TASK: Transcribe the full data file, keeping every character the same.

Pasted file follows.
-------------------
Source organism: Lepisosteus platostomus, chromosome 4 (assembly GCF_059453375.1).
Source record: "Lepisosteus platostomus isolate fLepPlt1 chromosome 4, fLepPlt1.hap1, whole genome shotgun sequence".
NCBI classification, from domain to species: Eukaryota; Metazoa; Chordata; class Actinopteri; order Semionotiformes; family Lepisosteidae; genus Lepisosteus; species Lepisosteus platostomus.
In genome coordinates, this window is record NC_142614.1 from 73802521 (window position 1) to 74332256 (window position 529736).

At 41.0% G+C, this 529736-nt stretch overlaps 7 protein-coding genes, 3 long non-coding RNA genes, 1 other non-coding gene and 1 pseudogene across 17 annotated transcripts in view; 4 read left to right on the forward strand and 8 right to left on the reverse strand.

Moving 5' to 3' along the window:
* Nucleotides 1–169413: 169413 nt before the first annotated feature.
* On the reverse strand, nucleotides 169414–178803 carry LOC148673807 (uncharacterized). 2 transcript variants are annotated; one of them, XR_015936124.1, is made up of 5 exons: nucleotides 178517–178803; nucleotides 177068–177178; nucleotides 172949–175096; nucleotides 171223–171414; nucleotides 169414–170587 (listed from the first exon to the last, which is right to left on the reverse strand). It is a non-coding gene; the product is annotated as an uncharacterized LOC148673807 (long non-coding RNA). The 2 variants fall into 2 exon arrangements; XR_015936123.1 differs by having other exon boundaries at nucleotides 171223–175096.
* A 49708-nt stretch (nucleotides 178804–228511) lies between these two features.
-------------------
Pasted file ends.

Source organism: Lepisosteus platostomus, chromosome 4 (assembly GCF_059453375.1).
Source record: "Lepisosteus platostomus isolate fLepPlt1 chromosome 4, fLepPlt1.hap1, whole genome shotgun sequence".
NCBI classification, from domain to species: Eukaryota; Metazoa; Chordata; class Actinopteri; order Semionotiformes; family Lepisosteidae; genus Lepisosteus; species Lepisosteus platostomus.
In genome coordinates, this window is record NC_142614.1 from 73802521 (window position 1) to 74332256 (window position 529736).

At 41.0% G+C, this 529736-nt stretch overlaps 7 protein-coding genes, 3 long non-coding RNA genes, 1 other non-coding gene and 1 pseudogene across 17 annotated transcripts in view; 4 read left to right on the forward strand and 8 right to left on the reverse strand.

Moving 5' to 3' along the window:
* Nucleotides 1–169413: 169413 nt before the first annotated feature.
* On the reverse strand, nucleotides 169414–178803 carry LOC148673807 (uncharacterized). 2 transcript variants are annotated; one of them, XR_015936124.1, is made up of 5 exons: nucleotides 178517–178803; nucleotides 177068–177178; nucleotides 172949–175096; nucleotides 171223–171414; nucleotides 169414–170587 (listed from the first exon to the last, which is right to left on the reverse strand). It is a non-coding gene; the product is annotated as an uncharacterized LOC148673807 (long non-coding RNA). The 2 variants fall into 2 exon arrangements; XR_015936123.1 differs by having other exon boundaries at nucleotides 171223–175096.
* A 49708-nt stretch (nucleotides 178804–228511) lies between these two features.